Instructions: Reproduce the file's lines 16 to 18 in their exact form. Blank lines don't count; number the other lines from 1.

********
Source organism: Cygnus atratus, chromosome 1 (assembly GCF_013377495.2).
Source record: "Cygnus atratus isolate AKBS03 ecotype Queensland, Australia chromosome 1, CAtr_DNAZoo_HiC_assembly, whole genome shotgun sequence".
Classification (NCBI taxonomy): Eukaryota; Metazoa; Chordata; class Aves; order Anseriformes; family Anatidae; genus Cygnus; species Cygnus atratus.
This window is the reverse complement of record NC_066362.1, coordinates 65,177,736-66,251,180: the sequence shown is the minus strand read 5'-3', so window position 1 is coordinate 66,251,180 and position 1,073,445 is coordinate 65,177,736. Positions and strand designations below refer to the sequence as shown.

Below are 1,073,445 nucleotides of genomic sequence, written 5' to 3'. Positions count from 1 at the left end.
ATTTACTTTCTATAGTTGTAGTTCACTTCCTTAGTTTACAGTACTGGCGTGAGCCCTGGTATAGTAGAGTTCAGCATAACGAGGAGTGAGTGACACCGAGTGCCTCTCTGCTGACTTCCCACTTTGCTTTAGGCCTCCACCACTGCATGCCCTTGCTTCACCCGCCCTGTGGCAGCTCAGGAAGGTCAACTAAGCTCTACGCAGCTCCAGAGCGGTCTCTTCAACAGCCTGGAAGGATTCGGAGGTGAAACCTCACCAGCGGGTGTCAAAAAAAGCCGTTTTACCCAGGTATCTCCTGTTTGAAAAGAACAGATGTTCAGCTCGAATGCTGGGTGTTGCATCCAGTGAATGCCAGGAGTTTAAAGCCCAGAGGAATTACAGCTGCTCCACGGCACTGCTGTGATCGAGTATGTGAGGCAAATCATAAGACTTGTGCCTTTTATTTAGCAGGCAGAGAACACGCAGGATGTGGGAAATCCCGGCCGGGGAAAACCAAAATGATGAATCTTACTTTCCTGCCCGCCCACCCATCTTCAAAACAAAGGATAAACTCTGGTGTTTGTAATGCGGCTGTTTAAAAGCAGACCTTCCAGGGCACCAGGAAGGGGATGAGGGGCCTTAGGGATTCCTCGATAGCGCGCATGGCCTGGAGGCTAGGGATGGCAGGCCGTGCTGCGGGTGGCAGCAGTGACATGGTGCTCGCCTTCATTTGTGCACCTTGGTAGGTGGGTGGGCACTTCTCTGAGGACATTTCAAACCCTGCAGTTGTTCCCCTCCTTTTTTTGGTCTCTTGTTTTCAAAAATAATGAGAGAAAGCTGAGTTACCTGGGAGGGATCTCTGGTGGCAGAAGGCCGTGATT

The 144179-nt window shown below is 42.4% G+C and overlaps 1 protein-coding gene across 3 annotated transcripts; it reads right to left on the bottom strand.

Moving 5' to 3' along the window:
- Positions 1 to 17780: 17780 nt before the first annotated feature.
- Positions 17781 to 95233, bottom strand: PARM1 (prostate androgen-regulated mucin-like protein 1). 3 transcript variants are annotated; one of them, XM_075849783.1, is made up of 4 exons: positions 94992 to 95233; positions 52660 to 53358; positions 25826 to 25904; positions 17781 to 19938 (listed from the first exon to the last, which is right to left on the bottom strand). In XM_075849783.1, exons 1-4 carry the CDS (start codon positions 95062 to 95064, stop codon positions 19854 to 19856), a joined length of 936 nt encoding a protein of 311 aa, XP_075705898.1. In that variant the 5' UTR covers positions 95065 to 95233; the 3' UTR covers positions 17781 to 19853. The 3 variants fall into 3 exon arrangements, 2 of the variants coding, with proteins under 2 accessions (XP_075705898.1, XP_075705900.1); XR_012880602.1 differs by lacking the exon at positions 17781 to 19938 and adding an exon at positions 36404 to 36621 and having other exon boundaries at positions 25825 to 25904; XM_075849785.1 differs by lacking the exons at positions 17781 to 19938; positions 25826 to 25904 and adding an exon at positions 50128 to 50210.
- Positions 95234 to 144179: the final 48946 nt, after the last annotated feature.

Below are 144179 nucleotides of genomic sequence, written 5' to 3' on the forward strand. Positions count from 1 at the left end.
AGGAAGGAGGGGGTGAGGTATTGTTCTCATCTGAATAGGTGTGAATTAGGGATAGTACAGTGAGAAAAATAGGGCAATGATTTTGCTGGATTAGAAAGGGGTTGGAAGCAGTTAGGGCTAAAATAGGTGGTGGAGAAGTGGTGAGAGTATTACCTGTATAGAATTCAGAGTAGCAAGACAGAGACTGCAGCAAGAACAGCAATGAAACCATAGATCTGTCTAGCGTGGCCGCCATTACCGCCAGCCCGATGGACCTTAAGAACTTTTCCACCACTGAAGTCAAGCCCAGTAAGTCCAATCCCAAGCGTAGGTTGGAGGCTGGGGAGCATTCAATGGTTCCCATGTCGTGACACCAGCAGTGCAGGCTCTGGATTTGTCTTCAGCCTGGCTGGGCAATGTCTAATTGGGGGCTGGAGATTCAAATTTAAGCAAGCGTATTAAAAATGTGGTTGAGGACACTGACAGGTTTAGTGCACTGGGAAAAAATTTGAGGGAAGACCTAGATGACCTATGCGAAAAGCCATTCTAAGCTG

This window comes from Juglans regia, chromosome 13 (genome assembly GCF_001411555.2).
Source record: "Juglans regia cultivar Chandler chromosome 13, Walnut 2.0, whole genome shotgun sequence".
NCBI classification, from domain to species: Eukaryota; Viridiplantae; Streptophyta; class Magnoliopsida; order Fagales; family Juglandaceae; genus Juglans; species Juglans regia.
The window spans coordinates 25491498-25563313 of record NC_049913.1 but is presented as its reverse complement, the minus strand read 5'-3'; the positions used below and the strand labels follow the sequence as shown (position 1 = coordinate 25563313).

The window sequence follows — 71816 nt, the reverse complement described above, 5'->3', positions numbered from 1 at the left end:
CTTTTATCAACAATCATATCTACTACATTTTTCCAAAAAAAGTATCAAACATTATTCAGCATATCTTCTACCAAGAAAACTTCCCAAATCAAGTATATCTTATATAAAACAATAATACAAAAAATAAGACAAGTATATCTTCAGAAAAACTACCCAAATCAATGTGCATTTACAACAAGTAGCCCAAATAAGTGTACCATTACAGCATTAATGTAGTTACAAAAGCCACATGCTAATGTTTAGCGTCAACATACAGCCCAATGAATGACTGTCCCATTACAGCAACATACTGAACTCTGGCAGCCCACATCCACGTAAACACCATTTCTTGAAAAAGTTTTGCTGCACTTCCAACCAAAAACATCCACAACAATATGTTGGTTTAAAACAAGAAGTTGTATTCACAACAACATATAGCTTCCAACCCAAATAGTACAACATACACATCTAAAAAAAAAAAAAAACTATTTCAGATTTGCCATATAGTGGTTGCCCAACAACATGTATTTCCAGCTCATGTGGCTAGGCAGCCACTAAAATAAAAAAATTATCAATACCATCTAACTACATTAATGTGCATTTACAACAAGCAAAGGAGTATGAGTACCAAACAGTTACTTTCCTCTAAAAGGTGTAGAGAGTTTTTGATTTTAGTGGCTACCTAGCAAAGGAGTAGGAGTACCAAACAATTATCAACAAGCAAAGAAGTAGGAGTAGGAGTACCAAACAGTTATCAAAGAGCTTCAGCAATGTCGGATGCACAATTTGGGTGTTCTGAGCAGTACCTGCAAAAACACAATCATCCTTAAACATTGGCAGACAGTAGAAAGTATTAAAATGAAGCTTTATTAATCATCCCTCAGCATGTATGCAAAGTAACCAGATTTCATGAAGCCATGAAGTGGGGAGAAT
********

NCBI classification, from domain to species: Eukaryota; Viridiplantae; Streptophyta; class Magnoliopsida; order Fagales; family Juglandaceae; genus Juglans; species Juglans regia.
The window spans coordinates 25491498-25563313 of record NC_049913.1 but is presented as its reverse complement, the minus strand read 5'-3'; the positions used below and the strand labels follow the sequence as shown (position 1 = coordinate 25563313).

The window sequence follows — 71816 nt, the reverse complement described above, 5'->3', positions numbered from 1 at the left end: